This is What’s Trending Today….
The 2016 Summer Olympics in Rio de Janeiro have come to an end, but people are still discussing media coverage of the event.
Several comments by Olympic broadcasters about women athletes led to a debate.
During the team gymnastics competition, for example, an American broadcaster commented about the smiling and laughing U.S. women’s team. They had just easily won a round of the competition. The announcer said that the athletes “might as well be standing in the middle of a mall.”
Another American announcer credited Hungarian swimmer Katinka Hosszu’s husband for making her a winning competitor. Hosszu’s husband, American Shane Tusup, is also her coach.
And the Chicago Tribune newspaper identified bronze medal winner Corey Cogdell-Unrein in a headline as the “wife” of a Chicago football player. The headline failed to give Cogdell-Urein’s name. She is an American competitor in the sport of trap shooting.
Equal time, unequal treatment
The Olympic Games are an opportunity for women’s sports to get as much attention as men’s sports on television in America.
A 2015 study from the University of Southern California found that the sports network ESPN spends only 2 percent of its broadcast time on women’s sports. That rate has not changed in 26 years, the study found.
The Olympics, however, are more balanced. A team of researchers found that 58 percent of the television coverage in the first week of the 2016 Olympics included women athletes.
However, the way in which men and women athletes are discussed by the media is not always the same.
Researchers from Cambridge University studied more than 160 million words from news articles, social media, internet websites and other places. They researched the words used to describe men and women in Olympic sports.
The researchers found that men most often were described as “great” “strong” and “fastest.”
Women, however, were described most often using words not related to their ability in sports. The researchers noted words like “older,” “pregnant” and “married” were used often for women athletes.
People on social media have pointed out examples of what they consider sexism during the Rio Olympics. Sexism is the unfair treatment of people because of their sex.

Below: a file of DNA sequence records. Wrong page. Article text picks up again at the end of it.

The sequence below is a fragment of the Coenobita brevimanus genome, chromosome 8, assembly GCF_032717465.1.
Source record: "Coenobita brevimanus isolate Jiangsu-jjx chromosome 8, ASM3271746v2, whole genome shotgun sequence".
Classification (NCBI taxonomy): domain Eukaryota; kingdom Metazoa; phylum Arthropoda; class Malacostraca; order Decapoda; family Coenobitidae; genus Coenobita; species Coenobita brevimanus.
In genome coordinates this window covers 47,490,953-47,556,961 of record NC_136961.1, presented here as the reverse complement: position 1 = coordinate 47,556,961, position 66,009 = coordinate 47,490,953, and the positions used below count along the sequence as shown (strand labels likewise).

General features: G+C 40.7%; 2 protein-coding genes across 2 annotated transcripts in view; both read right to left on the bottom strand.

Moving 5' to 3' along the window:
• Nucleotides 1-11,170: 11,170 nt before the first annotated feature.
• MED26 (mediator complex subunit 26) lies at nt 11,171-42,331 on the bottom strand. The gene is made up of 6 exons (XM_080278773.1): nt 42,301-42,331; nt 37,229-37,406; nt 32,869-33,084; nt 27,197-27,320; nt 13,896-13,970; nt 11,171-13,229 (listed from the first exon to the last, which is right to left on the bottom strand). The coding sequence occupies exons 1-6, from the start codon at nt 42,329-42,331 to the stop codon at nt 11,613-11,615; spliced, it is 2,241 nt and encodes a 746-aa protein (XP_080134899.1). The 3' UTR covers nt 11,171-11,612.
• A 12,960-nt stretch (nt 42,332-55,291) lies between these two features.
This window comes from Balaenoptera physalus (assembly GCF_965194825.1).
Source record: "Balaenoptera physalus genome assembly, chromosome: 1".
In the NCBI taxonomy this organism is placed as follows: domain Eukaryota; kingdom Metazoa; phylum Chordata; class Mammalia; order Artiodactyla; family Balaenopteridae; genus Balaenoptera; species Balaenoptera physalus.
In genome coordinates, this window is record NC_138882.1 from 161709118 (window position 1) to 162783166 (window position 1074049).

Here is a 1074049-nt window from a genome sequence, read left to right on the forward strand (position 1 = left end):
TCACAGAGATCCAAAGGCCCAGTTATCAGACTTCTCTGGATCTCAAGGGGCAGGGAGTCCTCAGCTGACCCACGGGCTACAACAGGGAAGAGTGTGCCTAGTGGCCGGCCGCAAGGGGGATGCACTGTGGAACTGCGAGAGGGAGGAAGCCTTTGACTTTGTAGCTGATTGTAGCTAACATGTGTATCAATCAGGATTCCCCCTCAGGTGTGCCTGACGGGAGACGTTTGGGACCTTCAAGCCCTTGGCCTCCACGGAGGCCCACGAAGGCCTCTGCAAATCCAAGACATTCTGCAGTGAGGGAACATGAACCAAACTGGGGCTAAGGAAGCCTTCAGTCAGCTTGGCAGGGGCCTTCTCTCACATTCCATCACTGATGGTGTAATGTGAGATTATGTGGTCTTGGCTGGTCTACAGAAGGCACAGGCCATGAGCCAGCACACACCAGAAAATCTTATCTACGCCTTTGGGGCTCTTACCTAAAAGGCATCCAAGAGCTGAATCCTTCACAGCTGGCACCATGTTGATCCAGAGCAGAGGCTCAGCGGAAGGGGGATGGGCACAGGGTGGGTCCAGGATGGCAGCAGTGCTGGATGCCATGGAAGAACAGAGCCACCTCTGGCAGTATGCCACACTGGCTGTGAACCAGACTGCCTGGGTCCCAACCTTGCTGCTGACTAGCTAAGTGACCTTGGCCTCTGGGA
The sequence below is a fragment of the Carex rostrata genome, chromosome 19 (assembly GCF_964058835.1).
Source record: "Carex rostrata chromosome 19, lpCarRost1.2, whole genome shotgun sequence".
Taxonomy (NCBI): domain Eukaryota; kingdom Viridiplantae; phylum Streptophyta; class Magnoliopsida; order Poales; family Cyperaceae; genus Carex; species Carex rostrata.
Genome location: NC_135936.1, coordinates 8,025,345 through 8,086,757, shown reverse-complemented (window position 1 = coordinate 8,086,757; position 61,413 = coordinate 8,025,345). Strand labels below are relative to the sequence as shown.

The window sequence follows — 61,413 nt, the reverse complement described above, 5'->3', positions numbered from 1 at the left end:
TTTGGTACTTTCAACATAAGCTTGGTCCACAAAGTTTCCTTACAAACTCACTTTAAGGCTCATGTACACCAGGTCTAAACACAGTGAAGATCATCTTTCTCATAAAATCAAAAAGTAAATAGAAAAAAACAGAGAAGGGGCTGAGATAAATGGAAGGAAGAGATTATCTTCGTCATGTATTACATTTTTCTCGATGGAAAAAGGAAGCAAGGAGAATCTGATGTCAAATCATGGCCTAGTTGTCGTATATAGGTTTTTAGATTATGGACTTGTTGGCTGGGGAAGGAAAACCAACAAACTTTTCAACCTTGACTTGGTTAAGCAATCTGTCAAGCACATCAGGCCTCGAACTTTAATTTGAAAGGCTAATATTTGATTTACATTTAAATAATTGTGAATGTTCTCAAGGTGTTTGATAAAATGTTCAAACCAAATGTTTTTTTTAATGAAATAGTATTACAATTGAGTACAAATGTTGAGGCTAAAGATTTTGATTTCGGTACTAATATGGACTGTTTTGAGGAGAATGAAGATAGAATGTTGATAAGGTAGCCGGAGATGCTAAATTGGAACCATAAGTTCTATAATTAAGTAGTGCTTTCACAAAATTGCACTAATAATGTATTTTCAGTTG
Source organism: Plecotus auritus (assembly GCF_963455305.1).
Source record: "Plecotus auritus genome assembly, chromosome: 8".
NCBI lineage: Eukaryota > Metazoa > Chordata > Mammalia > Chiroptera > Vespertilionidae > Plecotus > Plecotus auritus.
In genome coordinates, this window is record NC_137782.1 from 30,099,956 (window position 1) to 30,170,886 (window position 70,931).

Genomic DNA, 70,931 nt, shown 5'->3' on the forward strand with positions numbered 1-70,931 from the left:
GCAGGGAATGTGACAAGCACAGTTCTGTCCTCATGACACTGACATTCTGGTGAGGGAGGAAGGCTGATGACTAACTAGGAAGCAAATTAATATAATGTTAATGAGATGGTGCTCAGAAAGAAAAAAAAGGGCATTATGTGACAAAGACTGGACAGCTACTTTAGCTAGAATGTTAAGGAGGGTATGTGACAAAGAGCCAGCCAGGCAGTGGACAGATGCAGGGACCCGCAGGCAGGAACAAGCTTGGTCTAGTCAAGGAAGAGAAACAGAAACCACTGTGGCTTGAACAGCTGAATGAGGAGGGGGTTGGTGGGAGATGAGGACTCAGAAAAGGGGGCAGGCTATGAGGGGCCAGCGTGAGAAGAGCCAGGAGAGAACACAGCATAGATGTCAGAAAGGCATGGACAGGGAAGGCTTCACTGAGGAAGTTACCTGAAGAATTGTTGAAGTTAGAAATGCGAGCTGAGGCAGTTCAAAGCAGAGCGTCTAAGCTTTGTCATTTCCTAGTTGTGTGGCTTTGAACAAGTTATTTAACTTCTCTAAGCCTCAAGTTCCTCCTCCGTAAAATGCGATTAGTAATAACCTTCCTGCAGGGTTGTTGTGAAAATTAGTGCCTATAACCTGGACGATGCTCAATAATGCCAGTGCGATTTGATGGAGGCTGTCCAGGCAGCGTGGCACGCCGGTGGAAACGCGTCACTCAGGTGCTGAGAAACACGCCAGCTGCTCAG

Rebecca Brooks is a market researcher in Los Angeles. She told VOA that sexism in Olympic coverage is “nothing new.”
“Many of the broadcasters covering the Rio Olympics are the same reporters who have covered the events in past decades,” Brooks said .
Why, then, has sexism become a major topic during these Olympics? Some experts say social media may be the answer.
A.J. Marsden is a professor of psychology at Beacon College in Leesburg, Florida. She notes that young people, or millennials, are quick to notice such comments and then discuss them on social media.
Marsden also said that most of the broadcasters “accused of sexist statements are a little bit older.”
Journalist Lindy West writes about gender equality. She recently wrote a report in The Guardian newspaper about sexism and the Olympics. She offered advice to reporters who cover women’s sports.
“Don’t spend more time discussing female athletes’ makeup, hairdos….marital status and age...than you spend analyzing the incredible feats of strength and skills…”
She also said that reporters should simply write about women athletes “the way you write about male athletes….without mentioning their gender except maybe in the name of the sport.”
And that’s What’s Trending Today.
Marissa Melton wrote this report for VOANews.com. Ashley Thompson adapted it for Learning English. Mario Ritter was the editor.
Words in This Story
coverage - n. the activity of reporting about an event or subject in newspapers, on television news programs, etc.
athlete - n. a person who is trained in or good at sports, games, or exercises that require physical skill and strength
mall - n. a large building or group of buildings containing stores of many different kinds and sizes
sexism - n. unfair treatment of people because of their sex, especially unfair treatment of women
journalist - n. a person who researchers, writes and edits news stories for newspapers, magazines, television, or radio
gender - n. the state of being male or female